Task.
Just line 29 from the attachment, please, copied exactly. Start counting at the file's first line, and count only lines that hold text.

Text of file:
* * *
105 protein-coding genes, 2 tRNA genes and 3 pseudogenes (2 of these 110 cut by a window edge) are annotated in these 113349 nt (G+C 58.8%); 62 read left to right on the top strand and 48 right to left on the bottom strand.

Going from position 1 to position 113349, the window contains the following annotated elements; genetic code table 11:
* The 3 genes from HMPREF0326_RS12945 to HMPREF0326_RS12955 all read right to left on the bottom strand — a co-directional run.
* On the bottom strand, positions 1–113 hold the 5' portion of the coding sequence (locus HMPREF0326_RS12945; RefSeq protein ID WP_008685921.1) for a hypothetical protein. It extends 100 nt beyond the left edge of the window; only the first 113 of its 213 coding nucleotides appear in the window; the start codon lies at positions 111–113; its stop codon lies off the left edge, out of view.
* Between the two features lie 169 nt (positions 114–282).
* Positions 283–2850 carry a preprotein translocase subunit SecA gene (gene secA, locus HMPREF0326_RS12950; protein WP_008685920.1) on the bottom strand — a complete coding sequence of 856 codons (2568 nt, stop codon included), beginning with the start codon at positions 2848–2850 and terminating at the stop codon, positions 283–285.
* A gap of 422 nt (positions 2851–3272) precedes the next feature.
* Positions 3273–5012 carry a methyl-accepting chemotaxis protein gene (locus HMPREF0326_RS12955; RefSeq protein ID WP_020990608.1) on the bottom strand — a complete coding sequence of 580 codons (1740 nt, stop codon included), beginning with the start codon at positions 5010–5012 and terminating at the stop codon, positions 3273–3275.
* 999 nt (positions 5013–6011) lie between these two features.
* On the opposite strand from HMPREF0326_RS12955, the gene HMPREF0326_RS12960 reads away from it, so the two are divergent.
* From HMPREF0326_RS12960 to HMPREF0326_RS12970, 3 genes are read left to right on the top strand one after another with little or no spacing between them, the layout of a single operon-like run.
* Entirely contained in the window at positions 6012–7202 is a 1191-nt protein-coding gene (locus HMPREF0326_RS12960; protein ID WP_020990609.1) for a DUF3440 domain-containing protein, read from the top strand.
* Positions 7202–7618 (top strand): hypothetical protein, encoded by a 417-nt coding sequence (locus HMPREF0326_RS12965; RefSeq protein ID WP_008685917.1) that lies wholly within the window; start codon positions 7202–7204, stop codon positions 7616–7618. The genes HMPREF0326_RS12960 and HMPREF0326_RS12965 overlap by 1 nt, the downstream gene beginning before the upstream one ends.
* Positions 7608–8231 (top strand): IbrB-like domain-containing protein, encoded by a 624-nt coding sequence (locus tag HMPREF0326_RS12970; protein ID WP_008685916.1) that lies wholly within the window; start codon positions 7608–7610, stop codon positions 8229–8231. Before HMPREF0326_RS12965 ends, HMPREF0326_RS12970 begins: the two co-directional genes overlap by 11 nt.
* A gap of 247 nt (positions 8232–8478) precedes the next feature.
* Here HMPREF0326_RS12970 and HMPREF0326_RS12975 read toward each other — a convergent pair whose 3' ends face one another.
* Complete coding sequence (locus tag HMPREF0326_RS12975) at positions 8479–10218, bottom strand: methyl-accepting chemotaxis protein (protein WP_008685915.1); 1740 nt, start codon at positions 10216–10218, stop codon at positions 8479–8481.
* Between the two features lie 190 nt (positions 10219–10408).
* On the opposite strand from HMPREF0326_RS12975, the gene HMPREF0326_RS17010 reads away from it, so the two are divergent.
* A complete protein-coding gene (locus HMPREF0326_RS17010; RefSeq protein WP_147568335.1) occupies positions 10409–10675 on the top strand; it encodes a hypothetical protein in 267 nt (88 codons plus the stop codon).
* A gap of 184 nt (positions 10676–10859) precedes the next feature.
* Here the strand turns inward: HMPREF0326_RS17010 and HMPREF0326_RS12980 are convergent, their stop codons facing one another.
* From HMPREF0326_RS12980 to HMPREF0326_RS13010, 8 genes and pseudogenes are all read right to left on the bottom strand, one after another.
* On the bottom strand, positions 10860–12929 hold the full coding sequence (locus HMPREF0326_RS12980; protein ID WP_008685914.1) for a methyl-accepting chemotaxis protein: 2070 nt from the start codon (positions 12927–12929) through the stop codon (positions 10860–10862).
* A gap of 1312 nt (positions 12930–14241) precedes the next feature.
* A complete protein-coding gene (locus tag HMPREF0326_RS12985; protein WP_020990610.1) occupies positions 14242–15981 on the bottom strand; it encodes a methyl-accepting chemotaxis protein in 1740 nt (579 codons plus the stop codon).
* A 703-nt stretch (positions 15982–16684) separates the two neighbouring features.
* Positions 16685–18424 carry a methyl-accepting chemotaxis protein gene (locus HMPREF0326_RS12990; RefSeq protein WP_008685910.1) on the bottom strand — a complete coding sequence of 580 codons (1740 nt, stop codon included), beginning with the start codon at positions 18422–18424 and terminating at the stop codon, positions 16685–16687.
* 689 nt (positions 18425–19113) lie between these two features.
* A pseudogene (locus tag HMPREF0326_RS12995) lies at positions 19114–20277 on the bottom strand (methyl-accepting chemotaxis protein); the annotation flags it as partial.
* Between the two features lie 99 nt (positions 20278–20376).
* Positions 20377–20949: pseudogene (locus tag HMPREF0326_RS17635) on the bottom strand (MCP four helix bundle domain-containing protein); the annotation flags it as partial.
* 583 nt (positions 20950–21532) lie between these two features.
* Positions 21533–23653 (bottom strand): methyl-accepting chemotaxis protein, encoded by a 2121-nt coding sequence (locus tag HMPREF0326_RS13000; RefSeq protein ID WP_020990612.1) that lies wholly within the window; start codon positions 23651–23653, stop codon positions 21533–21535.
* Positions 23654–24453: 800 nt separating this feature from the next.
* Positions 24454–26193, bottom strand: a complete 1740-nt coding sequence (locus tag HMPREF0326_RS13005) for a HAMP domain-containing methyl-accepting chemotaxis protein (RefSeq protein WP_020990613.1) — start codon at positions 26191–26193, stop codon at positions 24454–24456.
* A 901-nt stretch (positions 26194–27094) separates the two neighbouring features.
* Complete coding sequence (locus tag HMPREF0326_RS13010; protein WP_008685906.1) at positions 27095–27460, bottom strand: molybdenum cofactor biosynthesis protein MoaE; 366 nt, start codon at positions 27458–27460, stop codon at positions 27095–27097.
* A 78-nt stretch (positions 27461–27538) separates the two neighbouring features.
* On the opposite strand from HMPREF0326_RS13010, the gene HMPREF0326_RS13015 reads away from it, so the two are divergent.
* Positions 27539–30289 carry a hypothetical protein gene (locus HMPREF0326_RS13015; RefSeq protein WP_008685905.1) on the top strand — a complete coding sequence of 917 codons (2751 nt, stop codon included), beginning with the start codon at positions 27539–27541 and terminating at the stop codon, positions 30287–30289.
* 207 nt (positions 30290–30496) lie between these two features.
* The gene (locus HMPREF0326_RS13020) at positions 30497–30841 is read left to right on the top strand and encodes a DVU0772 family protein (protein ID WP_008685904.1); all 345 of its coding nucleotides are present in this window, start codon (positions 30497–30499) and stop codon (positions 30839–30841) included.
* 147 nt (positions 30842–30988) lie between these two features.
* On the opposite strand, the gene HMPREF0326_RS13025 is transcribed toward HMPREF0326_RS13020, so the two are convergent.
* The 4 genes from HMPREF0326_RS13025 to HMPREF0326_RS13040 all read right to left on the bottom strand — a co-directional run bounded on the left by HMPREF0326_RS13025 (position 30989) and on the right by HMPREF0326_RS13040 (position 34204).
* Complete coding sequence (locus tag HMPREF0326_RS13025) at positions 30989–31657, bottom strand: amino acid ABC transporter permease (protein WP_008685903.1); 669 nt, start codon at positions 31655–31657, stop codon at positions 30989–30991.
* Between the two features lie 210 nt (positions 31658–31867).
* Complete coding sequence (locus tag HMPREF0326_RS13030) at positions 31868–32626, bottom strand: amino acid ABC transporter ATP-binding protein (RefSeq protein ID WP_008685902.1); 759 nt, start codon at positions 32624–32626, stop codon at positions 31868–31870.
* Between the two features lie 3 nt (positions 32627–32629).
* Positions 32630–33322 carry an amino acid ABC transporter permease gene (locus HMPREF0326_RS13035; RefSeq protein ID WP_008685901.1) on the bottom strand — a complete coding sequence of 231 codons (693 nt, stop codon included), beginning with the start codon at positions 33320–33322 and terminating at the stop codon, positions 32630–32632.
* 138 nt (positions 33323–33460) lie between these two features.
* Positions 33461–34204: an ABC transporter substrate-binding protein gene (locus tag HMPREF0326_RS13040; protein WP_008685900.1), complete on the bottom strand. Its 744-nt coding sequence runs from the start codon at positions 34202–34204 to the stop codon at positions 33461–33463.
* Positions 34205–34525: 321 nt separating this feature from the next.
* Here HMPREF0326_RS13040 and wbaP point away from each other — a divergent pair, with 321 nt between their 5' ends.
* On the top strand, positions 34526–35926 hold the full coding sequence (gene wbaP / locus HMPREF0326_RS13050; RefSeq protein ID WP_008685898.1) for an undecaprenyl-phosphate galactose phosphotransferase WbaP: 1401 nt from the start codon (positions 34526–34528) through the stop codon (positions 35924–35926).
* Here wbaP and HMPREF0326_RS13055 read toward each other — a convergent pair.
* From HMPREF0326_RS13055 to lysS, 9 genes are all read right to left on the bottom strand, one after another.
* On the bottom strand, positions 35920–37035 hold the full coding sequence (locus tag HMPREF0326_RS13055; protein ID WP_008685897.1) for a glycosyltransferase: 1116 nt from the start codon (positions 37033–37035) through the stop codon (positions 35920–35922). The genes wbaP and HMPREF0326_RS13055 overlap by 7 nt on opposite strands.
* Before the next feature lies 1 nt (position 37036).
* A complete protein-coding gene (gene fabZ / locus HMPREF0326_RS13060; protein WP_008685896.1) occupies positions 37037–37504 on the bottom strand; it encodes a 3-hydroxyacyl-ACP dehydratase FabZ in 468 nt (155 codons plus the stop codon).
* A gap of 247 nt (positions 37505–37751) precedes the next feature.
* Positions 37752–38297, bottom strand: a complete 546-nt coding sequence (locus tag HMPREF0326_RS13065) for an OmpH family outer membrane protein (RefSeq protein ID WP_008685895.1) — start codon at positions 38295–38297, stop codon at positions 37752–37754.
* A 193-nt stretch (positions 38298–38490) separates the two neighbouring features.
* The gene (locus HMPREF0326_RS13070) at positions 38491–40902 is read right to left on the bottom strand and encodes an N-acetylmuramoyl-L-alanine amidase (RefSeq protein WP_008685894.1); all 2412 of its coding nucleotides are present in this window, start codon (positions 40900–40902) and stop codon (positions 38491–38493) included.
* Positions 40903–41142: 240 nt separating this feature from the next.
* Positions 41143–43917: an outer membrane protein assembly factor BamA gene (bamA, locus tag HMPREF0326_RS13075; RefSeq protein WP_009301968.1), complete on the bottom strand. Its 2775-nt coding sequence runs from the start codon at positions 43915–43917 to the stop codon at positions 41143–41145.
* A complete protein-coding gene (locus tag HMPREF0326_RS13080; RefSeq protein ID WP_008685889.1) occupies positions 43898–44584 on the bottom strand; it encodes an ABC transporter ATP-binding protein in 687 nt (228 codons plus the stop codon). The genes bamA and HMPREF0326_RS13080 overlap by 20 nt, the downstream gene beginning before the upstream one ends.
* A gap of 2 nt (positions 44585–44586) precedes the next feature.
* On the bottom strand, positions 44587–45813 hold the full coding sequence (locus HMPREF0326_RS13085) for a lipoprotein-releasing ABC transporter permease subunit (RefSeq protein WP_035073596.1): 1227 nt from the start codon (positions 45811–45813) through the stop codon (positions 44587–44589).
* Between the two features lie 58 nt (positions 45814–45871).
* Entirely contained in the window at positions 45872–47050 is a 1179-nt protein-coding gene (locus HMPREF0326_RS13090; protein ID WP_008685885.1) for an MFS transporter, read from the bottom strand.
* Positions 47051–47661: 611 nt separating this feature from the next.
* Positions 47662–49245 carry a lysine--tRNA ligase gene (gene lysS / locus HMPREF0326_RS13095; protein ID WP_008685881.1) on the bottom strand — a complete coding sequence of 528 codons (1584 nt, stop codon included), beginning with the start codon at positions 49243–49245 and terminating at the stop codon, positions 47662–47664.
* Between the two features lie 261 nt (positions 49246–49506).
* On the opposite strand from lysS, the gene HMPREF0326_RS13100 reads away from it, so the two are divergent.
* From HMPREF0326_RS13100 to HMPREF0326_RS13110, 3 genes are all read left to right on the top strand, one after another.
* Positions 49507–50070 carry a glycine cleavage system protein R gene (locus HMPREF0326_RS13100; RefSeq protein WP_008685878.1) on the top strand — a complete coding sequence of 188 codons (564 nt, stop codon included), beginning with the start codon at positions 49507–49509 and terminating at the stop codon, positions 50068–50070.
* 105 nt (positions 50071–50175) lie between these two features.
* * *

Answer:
* 689 nt (positions 18425–19113) lie between these two features.